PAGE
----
Ohio State awarded $1M grant to create Ohio’s first intercity quantum network
The Center for Quantum Information Science and Engineering (CQISE) will be the administrative home for a $1 million, three-year congressionally directed U.S. Department of Education award to create a quantum communications link that establishes a quantum-secure network between The Ohio State University in Columbus and the Air Force Institute of Technology (AFIT) in Dayton.
The project will be the first part of a larger vision for a quantum network that extends to other sites and cities in Ohio and the surrounding areas.
Quantum-secure networks promise significant enhancements in security relative to conventional networks that carry classical information, including the potential for “un-hackable” communications that are impervious to both classical and quantum-based eavesdropping.
CQISE Co-Directors Electrical and Computer Engineering Professor Ronald M. Reano, lead principal investigator, and Physics Professor Ezekiel Johnston-Halperin, co-lead principal investigator, direct a multidisciplinary team of students and researchers who are working on the project.
The researchers plan to install and operate the quantum network, set up laboratory and field experiments, and collect and analyze data between transmitter and receiver. The quantum links will involve optical fiber communications and the resultant characterization of required laser powers system, receiver signal-to-noise ratios, and link stabilities as a function of time and distance.
Data will be collected and measured in three different length scales: short range (year one), intermediate (year two) and long range (year three).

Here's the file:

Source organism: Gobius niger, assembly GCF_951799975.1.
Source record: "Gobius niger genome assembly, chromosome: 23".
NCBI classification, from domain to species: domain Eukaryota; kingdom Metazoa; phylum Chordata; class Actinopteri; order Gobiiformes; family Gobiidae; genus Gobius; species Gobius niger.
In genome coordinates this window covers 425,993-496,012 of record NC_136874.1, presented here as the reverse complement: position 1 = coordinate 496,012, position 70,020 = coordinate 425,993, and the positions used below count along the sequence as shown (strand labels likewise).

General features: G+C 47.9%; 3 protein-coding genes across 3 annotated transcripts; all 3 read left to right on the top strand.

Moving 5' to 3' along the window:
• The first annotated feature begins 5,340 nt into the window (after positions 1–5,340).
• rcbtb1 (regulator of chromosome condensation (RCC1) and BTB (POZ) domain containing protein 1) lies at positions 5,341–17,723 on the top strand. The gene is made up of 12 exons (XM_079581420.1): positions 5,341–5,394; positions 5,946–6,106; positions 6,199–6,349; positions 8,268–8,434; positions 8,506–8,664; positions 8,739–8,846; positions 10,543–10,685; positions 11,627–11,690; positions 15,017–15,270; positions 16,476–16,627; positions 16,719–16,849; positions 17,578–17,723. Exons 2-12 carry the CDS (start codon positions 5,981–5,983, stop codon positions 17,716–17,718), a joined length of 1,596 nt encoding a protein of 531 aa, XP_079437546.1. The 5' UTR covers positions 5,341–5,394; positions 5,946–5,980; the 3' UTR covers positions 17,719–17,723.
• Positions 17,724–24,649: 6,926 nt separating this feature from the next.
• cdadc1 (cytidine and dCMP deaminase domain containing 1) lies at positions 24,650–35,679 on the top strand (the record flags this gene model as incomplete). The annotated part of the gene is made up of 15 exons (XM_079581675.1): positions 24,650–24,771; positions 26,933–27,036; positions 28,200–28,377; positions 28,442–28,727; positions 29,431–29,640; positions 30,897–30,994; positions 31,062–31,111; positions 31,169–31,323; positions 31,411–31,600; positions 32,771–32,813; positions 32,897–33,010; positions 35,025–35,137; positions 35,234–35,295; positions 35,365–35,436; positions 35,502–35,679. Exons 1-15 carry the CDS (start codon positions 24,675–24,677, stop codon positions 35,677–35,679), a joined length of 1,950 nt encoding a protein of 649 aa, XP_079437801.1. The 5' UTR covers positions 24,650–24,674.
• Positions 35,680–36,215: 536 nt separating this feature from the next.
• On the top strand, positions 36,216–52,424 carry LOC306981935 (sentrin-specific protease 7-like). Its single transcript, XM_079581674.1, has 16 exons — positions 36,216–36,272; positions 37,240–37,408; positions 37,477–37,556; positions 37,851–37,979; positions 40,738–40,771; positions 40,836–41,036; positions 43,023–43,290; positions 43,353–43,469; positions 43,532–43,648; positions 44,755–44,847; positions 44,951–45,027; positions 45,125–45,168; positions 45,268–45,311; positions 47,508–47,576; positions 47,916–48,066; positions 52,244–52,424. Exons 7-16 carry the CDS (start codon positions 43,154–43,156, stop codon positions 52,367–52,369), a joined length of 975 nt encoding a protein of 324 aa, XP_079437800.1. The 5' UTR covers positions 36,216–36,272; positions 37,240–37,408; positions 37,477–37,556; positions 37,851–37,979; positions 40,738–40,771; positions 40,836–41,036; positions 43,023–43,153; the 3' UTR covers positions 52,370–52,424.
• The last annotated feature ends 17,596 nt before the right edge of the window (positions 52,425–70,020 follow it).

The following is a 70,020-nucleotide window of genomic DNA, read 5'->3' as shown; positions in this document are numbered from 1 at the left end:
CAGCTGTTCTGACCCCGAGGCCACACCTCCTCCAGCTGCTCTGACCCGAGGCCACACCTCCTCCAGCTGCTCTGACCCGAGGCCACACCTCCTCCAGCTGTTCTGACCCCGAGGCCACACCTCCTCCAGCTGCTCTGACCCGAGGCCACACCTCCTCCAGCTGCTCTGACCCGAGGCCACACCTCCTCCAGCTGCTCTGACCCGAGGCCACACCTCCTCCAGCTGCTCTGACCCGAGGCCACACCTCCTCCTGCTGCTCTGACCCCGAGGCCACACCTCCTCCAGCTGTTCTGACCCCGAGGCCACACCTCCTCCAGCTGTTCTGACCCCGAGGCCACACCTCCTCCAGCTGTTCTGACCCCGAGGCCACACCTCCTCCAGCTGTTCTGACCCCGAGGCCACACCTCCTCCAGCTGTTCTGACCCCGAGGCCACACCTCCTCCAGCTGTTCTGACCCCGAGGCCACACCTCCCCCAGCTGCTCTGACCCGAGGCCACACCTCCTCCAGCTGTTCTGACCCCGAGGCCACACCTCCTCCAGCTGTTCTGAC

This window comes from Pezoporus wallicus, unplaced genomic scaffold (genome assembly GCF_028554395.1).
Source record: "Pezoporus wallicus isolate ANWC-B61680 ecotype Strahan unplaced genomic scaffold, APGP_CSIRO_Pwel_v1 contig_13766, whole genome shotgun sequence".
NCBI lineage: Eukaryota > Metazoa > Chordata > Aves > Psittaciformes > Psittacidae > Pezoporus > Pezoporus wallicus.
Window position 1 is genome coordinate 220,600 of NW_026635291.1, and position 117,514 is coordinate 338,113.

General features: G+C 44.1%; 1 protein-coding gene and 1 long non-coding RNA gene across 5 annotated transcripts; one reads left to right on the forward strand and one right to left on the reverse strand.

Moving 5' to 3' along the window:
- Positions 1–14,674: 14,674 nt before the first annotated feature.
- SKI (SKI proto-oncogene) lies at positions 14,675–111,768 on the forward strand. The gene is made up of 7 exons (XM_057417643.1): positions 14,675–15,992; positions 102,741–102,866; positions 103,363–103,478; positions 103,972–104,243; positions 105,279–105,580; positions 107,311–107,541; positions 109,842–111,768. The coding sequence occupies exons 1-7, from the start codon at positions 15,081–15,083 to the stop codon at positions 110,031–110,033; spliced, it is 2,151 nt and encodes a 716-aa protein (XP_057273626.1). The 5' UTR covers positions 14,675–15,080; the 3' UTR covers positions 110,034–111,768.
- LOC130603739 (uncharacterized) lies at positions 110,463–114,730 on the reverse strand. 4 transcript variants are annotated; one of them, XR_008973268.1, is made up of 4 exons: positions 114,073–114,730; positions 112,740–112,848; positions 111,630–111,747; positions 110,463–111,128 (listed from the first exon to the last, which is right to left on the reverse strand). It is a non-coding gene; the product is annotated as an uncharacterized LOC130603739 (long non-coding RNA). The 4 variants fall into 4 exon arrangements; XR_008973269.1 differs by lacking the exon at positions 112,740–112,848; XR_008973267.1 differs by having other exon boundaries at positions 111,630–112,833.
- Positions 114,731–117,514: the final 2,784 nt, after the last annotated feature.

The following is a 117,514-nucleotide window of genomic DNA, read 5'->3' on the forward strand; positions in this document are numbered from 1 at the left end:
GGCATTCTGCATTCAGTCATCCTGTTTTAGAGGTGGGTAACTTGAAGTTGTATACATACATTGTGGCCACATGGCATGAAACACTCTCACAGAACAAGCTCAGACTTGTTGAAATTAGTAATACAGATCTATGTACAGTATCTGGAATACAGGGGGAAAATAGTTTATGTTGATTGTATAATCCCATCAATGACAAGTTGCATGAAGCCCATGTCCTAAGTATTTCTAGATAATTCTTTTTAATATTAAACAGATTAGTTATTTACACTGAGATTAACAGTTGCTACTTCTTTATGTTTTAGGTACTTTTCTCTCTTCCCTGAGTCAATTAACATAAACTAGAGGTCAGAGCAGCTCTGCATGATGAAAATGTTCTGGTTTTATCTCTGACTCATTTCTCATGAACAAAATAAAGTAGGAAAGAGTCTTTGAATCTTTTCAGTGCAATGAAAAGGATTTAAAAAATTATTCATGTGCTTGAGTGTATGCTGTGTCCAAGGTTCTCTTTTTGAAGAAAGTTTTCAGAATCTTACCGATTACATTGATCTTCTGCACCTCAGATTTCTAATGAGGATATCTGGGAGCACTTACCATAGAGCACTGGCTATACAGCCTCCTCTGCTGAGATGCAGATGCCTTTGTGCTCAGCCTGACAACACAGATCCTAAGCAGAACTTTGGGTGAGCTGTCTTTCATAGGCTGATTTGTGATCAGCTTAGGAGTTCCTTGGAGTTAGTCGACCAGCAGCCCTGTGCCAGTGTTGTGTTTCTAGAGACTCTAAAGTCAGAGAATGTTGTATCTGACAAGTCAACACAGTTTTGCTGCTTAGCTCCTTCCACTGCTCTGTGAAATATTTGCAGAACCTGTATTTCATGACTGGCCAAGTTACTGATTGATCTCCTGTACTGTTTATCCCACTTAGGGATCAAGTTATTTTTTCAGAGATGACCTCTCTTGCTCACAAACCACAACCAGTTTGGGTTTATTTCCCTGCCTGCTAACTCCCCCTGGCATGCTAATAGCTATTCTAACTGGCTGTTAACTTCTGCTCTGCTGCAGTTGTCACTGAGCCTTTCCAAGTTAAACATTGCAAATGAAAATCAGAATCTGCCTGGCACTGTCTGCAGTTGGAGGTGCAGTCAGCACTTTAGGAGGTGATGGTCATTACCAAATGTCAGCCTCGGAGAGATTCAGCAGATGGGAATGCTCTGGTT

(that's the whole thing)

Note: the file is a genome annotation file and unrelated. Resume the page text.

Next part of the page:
“The first tests will be in relatively controlled environments in order to baseline the hardware and conduct a thorough characterization of the quantum links by implementing basic protocols. The links will then be implemented in the field, which will be very exciting,” Reano said.
Field implementation will involve interfacing the project with the Ohio Academic Resources Network (OARnet) to access in-ground optical fiber. OARnet technical staff will work with the university to plug transmitter and receivers with data being collected during various times of the day to characterize and optimize the network’s operation in dynamic, real-world conditions over increasingly larger distances.
“We will investigate a variety of use-cases for point-to-point quantum key distribution,” Johnston-Halperin said. “Applications where there is high volume and high traffic present in the network justify quantum security. Two specific use cases include the financial sector and the medical record sector.”
Reano and Johnston-Halperin acknowledge tremendous support at multiple levels for the new project. Special thanks are extended to Senator Sherrod Brown and Congressman Mike Carey; Stan Skocki, Ohio State associate vice president for government affairs and director for federal relations; and Ohio State’s Enterprise for Research Innovation and Knowledge.
edited version of CQISE article